Dutton said successive governments had “been on a unity ticket” in working to improve conditions in local communities and for Indigenous advancement in education, health, mortality and “all the rest of it”.

“But we have all failed. And so yes, I understand the symbolism and I made that mistake.”

He said he wanted to work with the government to deliver “practical solutions” to problems in Indigenous communities.

“You know, going to a meeting here and giving 10 acknowledgments to country – that’s fine, and I don’t say that in a disparaging way. I want to know how it is we’re going to support those kids.”

Dutton’s comments came as he asked Australians to take a more holistic look at him as leader and see beyond decisions he made as minister for Home Affairs and then Defence. He said it was “hard to talk about all of that” and also show “a softer side” but he also emphasised that “strength of character and a relentless resolve” were leadership qualities.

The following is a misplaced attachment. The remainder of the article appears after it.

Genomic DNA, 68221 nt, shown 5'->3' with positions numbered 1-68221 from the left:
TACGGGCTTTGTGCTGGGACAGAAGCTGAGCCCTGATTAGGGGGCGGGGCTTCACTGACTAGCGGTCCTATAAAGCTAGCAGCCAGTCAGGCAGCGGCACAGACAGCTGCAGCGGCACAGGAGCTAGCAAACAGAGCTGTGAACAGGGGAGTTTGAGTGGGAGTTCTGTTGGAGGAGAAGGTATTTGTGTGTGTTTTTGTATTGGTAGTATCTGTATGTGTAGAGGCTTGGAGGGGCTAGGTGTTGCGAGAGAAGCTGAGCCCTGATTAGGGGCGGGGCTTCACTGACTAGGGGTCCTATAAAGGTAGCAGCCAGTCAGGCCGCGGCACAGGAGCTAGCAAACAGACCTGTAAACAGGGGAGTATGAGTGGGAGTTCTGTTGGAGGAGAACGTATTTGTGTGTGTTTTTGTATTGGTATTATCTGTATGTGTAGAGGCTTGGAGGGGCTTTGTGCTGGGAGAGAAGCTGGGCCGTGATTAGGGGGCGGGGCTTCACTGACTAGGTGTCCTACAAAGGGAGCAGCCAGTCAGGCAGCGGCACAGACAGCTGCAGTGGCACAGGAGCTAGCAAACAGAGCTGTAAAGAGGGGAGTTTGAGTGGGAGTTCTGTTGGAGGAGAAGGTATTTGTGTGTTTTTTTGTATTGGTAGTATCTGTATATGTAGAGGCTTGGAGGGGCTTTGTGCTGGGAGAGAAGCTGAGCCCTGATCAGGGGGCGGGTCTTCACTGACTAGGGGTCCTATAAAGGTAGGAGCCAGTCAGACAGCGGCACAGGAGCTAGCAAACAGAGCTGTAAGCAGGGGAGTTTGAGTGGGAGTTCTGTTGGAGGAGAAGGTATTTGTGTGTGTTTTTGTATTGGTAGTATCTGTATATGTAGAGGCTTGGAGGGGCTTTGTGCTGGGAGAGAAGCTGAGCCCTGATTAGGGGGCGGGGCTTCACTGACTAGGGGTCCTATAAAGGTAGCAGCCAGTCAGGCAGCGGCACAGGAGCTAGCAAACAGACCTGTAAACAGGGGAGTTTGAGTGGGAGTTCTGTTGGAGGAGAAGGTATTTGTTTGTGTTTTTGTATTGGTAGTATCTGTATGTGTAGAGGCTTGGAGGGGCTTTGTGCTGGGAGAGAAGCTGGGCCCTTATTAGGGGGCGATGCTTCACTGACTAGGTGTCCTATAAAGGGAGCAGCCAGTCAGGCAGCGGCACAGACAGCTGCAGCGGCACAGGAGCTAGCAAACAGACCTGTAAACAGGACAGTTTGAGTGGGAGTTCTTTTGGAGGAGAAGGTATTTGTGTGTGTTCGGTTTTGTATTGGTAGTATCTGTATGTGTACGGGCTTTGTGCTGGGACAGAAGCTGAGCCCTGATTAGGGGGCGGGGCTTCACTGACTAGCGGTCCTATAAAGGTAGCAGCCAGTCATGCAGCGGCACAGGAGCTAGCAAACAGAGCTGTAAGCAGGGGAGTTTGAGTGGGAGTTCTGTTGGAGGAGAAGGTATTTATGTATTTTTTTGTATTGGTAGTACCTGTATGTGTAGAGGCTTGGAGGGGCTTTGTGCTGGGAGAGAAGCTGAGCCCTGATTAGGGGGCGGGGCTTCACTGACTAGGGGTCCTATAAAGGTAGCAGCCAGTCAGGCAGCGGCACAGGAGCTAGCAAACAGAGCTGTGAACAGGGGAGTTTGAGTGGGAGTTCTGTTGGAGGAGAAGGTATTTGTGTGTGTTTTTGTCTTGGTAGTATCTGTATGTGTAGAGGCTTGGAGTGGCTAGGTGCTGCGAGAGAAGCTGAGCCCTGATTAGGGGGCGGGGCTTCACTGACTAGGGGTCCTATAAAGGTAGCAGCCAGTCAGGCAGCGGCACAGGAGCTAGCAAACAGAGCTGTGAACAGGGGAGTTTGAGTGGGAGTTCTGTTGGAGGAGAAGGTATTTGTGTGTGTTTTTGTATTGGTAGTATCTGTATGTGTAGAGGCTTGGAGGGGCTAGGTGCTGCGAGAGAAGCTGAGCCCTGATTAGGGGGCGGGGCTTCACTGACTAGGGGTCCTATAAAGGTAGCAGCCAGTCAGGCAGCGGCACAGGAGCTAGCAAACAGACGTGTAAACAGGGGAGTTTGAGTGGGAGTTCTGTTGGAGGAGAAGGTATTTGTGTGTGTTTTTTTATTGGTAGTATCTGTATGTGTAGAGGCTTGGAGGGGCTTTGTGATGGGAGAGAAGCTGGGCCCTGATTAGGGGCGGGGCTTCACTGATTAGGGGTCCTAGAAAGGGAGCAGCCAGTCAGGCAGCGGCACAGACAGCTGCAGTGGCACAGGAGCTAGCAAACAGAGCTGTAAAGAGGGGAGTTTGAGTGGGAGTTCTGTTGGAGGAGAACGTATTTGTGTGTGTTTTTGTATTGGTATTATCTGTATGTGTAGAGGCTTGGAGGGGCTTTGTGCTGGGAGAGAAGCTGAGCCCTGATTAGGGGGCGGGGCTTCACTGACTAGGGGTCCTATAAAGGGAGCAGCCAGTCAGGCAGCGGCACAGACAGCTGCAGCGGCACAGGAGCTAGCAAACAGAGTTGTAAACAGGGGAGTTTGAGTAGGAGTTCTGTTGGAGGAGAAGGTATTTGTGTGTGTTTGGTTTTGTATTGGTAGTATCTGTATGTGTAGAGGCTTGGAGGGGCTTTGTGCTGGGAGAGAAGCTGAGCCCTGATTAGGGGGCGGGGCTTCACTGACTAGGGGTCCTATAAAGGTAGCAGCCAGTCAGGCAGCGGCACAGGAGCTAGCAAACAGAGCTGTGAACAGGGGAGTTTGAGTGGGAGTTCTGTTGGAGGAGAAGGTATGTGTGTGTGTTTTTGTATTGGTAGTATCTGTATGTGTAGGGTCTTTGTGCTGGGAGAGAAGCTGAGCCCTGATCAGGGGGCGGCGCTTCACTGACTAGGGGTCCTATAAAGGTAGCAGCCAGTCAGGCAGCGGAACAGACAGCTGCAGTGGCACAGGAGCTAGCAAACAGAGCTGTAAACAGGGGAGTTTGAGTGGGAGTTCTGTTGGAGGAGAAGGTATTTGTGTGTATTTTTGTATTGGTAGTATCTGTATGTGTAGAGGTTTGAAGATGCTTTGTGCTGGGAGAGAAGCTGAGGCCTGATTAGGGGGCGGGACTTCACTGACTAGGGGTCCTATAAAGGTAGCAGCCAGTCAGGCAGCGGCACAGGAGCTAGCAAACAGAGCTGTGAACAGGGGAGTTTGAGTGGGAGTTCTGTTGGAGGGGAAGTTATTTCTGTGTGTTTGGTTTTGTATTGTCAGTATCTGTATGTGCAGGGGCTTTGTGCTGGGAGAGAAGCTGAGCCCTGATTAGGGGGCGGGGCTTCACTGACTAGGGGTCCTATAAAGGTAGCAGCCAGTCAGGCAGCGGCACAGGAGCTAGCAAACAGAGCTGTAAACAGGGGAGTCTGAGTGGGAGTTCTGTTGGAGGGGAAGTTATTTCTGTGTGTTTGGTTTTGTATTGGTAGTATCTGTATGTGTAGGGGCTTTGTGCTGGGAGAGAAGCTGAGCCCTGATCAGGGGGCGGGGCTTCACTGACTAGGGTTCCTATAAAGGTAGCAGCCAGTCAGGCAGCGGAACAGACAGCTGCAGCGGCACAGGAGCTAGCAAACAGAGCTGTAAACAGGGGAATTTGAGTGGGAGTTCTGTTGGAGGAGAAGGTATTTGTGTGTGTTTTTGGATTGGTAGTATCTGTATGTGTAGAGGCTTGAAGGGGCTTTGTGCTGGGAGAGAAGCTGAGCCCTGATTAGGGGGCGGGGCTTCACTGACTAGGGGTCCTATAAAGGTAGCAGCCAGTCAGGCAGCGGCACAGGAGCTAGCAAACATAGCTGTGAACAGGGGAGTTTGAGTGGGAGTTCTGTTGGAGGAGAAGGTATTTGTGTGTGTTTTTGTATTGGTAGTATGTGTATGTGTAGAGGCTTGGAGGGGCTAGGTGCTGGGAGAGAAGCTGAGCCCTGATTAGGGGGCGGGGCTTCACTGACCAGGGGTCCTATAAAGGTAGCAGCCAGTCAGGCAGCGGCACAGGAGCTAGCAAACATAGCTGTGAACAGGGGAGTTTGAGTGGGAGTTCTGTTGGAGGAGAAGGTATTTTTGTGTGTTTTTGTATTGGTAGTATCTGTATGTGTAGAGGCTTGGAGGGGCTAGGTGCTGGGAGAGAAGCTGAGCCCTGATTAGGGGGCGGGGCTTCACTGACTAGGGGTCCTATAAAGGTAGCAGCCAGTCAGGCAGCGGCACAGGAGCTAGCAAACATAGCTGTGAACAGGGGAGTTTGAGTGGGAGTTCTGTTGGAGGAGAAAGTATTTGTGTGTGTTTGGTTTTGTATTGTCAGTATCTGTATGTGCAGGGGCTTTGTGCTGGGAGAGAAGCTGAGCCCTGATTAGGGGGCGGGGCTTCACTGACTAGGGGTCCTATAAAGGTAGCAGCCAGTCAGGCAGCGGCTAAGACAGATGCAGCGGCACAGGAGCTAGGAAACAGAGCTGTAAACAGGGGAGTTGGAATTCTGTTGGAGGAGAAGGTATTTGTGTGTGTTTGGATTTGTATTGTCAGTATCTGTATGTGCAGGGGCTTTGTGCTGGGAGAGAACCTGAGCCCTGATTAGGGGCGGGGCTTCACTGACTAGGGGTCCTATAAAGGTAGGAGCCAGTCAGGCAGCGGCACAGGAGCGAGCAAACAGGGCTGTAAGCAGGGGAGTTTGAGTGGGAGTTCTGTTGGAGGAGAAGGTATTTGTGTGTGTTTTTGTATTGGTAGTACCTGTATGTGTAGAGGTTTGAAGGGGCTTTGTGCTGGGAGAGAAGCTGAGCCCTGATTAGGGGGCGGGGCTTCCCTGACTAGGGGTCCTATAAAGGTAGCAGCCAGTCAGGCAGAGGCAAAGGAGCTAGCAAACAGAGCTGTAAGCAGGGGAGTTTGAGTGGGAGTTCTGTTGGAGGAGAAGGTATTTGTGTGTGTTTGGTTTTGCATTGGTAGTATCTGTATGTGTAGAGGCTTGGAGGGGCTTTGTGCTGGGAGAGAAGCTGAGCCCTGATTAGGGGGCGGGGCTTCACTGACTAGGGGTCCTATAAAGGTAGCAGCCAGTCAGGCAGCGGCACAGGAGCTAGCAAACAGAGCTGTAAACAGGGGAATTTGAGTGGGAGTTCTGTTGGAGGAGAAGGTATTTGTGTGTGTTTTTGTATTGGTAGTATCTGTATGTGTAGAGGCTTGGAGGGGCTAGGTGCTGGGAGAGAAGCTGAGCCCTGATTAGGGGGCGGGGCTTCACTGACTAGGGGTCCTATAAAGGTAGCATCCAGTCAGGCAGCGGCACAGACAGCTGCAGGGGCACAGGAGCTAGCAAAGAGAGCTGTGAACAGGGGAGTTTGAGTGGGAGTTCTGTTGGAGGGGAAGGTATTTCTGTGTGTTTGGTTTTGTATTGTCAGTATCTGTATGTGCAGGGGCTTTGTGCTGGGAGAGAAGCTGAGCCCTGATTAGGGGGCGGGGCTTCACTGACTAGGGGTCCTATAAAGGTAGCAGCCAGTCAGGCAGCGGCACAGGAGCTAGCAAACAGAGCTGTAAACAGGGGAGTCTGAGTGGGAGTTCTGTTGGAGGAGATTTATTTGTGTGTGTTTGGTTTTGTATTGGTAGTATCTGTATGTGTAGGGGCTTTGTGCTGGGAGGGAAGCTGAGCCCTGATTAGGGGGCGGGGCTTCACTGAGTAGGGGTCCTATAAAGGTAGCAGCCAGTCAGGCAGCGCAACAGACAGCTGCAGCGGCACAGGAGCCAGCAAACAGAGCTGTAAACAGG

Dutton flagged one policy shift immediately, saying he had always supported a robust national integrity commission and wanted to speak to independent Helen Haines about her proposed model. Under Scott Morrison, the Coalition strongly opposed Haines’s model, which Labor supports and which involves holding public hearings.

With his new deputy, former Environment minister Sussan Ley, Dutton pledged to heed the lessons of the election. Ley is leading a review to identify them.

“We’ll see what that comes back with, we’ll respond appropriately to it,” he said. “But under my leadership the Liberal Party is … not the conservative party, not the moderate party, we are Liberals. We are a broad church. We will have policies that appeal to Australians across the board.”